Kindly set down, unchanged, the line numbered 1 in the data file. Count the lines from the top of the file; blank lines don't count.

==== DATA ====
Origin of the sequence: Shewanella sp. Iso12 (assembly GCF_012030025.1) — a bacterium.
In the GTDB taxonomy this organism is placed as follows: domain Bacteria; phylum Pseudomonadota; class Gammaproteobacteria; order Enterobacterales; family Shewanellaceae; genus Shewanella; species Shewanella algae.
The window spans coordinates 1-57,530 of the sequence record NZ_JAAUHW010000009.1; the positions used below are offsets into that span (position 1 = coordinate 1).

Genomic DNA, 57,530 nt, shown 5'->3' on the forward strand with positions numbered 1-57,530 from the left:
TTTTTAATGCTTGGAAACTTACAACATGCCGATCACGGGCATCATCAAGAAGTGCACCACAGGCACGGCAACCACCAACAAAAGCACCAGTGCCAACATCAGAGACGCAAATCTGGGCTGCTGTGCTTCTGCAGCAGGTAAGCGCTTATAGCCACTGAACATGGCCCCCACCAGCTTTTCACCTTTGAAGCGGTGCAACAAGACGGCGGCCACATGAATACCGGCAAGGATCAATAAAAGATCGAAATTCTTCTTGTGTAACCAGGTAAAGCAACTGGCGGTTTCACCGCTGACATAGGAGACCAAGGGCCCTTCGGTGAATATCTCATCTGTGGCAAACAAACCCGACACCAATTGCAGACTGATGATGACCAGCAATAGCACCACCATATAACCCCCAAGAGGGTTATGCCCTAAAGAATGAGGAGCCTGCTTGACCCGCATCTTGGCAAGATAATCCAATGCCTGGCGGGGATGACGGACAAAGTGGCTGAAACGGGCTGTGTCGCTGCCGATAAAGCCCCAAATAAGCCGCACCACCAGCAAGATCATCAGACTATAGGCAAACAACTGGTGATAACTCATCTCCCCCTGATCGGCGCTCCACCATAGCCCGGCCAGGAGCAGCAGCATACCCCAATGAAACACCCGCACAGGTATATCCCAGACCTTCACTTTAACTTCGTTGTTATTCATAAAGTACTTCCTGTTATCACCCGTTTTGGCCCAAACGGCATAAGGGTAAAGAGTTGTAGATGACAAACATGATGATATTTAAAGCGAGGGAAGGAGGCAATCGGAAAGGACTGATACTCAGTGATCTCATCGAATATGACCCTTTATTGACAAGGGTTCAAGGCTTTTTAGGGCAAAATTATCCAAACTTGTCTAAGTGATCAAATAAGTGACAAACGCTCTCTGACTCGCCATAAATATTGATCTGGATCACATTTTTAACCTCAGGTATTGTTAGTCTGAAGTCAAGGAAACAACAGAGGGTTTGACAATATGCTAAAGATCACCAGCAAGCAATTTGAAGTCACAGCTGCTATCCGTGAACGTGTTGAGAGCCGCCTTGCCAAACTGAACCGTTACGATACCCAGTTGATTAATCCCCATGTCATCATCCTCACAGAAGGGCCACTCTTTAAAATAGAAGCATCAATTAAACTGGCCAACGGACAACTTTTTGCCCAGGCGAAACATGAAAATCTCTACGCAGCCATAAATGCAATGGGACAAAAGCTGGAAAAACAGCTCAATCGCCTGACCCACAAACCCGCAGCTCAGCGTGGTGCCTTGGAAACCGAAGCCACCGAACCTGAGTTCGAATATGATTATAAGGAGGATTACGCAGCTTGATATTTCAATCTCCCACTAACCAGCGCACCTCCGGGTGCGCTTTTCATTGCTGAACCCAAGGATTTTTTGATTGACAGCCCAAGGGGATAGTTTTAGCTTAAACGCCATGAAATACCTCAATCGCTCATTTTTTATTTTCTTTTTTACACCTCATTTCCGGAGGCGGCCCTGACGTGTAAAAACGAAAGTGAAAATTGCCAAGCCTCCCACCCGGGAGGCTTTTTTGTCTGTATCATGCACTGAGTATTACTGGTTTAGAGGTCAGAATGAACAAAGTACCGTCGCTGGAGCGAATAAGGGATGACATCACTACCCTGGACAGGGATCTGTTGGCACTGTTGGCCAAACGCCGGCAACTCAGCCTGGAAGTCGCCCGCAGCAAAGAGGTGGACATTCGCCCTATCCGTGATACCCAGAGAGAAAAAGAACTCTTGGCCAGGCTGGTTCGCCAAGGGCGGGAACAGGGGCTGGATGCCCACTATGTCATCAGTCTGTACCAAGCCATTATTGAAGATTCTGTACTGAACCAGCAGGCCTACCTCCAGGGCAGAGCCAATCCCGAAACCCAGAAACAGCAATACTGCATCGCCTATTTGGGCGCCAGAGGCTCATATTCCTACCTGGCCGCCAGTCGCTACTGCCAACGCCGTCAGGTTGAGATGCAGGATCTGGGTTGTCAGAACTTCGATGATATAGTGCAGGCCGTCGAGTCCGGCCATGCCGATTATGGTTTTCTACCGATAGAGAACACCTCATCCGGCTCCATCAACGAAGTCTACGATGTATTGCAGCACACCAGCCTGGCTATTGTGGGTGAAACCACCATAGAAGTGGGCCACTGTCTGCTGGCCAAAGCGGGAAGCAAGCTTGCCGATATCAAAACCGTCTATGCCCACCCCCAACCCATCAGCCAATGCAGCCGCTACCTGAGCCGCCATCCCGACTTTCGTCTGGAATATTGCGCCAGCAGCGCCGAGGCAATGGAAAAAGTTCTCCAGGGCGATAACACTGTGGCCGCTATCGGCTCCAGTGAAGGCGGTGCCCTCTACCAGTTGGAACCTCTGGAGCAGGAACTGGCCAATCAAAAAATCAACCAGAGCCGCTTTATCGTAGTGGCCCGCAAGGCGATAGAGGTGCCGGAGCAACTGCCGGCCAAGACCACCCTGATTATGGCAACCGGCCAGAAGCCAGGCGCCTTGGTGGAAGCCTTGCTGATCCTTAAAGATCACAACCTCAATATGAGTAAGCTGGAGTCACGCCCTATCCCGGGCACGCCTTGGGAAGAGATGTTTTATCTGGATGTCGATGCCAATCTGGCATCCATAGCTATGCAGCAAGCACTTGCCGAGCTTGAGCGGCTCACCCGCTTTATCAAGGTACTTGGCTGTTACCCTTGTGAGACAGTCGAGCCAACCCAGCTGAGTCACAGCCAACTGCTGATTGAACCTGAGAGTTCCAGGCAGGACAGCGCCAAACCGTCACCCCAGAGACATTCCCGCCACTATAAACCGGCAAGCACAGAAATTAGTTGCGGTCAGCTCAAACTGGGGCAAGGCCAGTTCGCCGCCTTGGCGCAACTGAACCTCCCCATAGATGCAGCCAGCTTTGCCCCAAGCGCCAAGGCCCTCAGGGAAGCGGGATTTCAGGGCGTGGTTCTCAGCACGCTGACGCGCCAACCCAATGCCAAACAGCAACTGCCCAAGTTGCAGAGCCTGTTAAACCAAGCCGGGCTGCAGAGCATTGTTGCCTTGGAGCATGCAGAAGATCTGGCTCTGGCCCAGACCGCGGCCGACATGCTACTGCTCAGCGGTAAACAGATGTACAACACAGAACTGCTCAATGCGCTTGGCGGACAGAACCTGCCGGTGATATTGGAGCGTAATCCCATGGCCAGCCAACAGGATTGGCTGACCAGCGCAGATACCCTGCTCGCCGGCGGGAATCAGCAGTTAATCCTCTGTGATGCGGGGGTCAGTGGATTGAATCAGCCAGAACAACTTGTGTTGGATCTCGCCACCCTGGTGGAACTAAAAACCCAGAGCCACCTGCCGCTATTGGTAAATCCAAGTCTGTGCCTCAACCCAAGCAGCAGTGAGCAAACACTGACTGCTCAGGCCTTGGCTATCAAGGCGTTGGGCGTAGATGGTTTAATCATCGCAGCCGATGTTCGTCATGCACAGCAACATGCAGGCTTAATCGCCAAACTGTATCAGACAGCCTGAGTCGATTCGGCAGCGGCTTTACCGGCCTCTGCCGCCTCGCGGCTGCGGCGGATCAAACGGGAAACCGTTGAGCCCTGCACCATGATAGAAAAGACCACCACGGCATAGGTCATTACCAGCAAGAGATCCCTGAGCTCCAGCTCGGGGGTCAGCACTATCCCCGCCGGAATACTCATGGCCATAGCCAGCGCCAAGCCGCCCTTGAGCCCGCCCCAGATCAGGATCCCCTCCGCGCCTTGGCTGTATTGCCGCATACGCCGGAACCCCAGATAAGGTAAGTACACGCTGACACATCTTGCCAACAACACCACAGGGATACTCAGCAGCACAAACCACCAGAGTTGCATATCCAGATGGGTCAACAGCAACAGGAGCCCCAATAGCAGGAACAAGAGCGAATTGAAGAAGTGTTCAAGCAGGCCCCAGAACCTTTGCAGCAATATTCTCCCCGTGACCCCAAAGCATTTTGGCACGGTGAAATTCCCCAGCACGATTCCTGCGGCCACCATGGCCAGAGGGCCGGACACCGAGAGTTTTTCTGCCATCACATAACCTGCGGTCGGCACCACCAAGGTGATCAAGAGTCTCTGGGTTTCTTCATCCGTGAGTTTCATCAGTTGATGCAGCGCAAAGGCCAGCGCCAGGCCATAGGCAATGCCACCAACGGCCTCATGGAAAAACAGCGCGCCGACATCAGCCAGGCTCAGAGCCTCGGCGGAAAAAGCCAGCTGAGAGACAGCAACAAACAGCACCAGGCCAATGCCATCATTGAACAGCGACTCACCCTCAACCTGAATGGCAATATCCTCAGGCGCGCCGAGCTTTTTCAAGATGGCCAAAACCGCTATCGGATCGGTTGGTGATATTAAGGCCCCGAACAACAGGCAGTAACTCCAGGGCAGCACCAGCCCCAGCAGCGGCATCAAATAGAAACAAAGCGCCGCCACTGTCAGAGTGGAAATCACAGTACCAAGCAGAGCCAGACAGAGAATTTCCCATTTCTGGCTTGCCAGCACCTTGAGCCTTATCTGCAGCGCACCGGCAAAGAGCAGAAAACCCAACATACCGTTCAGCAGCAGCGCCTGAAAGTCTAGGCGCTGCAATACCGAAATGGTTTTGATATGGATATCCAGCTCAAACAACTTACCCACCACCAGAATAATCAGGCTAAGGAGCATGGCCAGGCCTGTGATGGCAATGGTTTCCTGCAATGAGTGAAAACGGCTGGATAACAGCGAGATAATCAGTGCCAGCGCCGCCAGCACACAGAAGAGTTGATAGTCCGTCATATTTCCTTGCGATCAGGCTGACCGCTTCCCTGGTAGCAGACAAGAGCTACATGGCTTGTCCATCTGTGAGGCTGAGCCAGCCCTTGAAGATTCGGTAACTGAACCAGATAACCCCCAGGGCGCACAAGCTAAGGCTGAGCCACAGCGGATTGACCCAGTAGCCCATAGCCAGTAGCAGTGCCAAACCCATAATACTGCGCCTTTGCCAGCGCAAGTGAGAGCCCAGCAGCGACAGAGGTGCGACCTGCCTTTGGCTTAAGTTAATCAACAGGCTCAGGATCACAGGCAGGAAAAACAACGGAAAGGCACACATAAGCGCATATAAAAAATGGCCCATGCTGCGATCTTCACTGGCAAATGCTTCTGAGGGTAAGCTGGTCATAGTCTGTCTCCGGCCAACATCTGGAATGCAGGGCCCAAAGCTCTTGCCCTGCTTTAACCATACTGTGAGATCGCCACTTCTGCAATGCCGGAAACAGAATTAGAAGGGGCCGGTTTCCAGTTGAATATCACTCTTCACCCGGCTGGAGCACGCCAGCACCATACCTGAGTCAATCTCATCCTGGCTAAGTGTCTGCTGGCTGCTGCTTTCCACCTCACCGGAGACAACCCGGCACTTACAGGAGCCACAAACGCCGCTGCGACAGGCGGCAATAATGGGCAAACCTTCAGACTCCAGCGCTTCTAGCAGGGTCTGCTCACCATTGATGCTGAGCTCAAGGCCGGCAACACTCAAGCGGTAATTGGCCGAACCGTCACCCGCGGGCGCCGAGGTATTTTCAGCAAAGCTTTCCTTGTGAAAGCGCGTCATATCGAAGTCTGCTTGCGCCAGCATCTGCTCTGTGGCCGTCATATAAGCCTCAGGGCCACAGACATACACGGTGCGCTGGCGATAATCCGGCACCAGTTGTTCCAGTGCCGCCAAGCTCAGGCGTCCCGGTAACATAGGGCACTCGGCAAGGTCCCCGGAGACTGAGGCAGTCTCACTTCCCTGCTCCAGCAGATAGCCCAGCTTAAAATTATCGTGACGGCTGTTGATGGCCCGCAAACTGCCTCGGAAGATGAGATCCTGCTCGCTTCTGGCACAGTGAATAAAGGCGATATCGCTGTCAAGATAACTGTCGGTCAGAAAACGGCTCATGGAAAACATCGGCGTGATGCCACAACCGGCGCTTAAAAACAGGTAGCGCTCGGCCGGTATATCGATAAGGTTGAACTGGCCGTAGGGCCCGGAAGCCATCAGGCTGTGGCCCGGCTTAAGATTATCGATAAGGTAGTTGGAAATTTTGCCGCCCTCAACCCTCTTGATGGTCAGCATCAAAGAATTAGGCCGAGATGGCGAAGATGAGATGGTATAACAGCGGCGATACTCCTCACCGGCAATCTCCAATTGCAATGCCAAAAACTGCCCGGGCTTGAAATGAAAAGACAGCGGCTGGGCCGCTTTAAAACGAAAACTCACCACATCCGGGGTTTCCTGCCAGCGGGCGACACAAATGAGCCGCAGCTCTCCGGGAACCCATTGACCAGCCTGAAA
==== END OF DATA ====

Origin of the sequence: Shewanella sp. Iso12 (assembly GCF_012030025.1) — a bacterium.